October 20, 2021
B2B companies use terms such as "sales funnel," "buyer's journey," or "buyer's lifecycle" to discuss how a potential client goes from a prospect (or someone who knows nothing about the B2B company) to someone who purchases the product or service. No matter which term you use, content plays a significant role in moving the person along until they become a buyer.
Since B2B sales cycles can take weeks, months, or even years, companies must utilize content as touchpoints and reminders so the potential client remembers the product or service's value. Businesses that provide informative blog articles, eBooks, guides, and other educational materials about potential customers' pain points to position themselves as solution providers, which helps bring in more leads and close more sales.
There are three main stages to consider when thinking about the buyer's journey (or B2B sales funnel).
82% of buyers viewed at least five pieces of content from the winning vendor (Forrester)
Companies must provide ample content at all three stages to push the prospect down the funnel until they finally become a client. In this blog, we will discuss the content in the "consideration stage" or the middle of the funnel. Companies often confuse this content with what belongs in the awareness stage, so it's essential to distinguish differences in the buyer journey and focus on creating the right assets for prospects with the appropriate messaging for consideration-level content.
Middle-of-the-funnel content educates prospects as they consider various solutions to solve their ongoing problem. What's most important, however, is that the offered information adds value. 47 percent of buyers interact with three to five pieces of content before engaging with a sales rep, which indicates that the buyer wants content before making a purchase decision. With this in mind, companies need to provide enough consideration-level pieces to help them make that decision.
Furthermore, 68% of consumers feel more positive about a brand after consuming their content (iMedia Connection), so content can connect the prospect to the company. The idea is to provide content offers that help these prospects choose your solution; however, not all forms of messaging will resonate with potential customers. For example, some companies fall into the trap of using too self-serving language or focusing on their own business, service, or product instead of the buyer.
Focus on strategies they can implement within their organization to address their problem. You can mention your service, but be careful not to come across as too salesy. When describing service or product features, be sure to highlight the benefit for the buyer and try to use statistics or proof points to demonstrate effectiveness.
At this point, the prospect most likely has already read your blogs and browsed your social media posts, and they are now ready for more solution-focused assets. Here are the types of content for the consideration level that help push the prospect down to the decision stage.
White papers: White papers are the most appealing to leads in the middle of the funnel. 76% of buyers say they will exchange their information to access a white paper. A white paper can take many forms - from an analytical look at industry trends to a long-form fact sheet on specific policies. The offer can detail how your product or service helped others or include facts about the company and its beginnings.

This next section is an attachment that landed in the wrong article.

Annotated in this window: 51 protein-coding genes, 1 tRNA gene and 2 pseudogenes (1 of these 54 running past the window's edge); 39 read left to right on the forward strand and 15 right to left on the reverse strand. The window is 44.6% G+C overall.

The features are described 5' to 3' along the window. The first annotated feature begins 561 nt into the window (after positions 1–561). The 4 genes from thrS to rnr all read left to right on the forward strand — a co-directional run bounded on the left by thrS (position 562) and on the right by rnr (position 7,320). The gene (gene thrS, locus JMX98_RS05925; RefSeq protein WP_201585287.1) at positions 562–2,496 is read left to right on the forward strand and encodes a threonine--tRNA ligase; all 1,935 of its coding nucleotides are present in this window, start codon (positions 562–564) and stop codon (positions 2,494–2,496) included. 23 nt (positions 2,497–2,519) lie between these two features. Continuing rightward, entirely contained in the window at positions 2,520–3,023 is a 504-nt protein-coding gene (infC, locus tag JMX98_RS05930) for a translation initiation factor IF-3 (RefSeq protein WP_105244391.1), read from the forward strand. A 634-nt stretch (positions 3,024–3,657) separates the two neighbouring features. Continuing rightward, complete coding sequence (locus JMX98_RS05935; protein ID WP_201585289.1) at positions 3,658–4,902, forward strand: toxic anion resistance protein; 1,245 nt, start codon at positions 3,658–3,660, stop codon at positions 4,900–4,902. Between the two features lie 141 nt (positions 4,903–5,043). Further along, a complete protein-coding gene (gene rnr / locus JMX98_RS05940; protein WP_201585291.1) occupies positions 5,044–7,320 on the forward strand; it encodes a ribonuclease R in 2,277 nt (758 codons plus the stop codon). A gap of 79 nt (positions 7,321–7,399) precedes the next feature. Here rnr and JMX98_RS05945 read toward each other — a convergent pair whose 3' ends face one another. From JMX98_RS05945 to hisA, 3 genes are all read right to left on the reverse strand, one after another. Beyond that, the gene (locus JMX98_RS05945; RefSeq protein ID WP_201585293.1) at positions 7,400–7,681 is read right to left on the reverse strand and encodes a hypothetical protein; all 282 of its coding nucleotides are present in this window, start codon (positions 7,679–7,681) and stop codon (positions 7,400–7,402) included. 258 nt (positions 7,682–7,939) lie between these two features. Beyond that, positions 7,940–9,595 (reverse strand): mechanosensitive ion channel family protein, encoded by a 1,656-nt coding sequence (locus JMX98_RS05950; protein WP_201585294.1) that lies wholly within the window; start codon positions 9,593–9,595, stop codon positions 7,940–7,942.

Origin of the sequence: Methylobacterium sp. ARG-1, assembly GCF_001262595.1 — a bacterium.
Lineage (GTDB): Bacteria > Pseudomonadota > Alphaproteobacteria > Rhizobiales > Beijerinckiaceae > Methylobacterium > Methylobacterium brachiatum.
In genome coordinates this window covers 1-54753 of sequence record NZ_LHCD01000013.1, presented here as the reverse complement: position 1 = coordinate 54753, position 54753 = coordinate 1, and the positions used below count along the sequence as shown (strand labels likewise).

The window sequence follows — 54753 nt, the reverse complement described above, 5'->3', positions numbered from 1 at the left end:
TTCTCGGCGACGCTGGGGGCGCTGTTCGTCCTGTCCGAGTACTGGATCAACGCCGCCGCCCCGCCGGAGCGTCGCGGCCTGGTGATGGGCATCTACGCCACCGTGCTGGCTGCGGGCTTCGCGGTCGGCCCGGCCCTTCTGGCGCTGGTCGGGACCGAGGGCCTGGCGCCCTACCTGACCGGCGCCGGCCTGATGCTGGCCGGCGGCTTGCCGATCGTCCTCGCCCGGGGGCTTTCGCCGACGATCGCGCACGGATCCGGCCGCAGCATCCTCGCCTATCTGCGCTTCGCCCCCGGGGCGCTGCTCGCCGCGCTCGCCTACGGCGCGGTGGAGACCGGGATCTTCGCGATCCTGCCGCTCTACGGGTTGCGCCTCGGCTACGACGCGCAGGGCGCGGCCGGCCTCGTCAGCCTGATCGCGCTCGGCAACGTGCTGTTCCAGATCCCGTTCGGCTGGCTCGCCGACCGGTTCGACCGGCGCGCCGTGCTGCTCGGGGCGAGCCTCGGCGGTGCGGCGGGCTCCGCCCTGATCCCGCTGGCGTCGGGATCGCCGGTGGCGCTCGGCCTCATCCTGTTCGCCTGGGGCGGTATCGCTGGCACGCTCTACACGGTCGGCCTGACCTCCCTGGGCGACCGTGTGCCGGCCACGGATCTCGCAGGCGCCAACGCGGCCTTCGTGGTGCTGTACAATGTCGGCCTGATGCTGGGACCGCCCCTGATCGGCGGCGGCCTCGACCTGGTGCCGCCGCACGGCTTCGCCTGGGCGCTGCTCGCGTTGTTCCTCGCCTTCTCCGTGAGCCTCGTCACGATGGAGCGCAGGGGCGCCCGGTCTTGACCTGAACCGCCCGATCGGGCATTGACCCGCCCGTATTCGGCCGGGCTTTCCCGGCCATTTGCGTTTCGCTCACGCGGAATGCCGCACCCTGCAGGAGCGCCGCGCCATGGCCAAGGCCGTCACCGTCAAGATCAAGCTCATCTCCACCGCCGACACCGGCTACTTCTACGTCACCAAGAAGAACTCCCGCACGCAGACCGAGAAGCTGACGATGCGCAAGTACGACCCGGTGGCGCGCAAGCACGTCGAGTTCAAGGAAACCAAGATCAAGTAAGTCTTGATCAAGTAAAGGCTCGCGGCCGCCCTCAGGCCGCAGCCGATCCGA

Case Studies: 57 percent of surveyed buyers said they would provide their information to access case studies. Case studies prove your product or service's value because it shows how someone else used it. The reader can see how your company supported another client and realize the potential of the technology you offer. Learn how to write B2B case studies.
Data Sheet: This is a great way to show your value numerically. Data sheets (also called fact sheets) can showcase what you know about the problem being addressed and how well your company is able to solve it. Clients like data sheets that give statistical evidence as to why your company has a competitive edge as well.
In-depth guide or webinar: 79 percent of B2B leads will fill out a form to access an informative webinar. Consider offering an in-depth guide to accompany the webinar or for individuals who could not attend the presentation. The webinar does not necessarily need to discuss your technology but rather an overall industry look at the problem and solution. It will showcase your expertise in the area and offer valuable information to potential clients.
Demo Video: A demo video might be better suited in the decision phase, but some B2B buyers want this earlier on in the decision-making process. A one-on-one demo video offers you a way to showcase your product or service and answer any questions from potential clients. It also shows you are willing to give up time and resources to win over the buyer.
Other content considerations:
The most effective content marketing focuses on buyer needs and should inspire, educate, guide, inform, prove, and build trust. This is especially true for B2B content marketing--content must provide concrete help to the buyer's journey.
No matter which type or types of content you decide to offer in the middle of the funnel, remember to add value to the potential buyer. At this point, they are relatively well-versed with the problem, and they want to understand how to bring about a solution. Using content, you can offer in-depth analysis that can help them better understand the different solutions and, ultimately, why your company stands apart from the rest.
Image by mohamed Hassan from Pixabay
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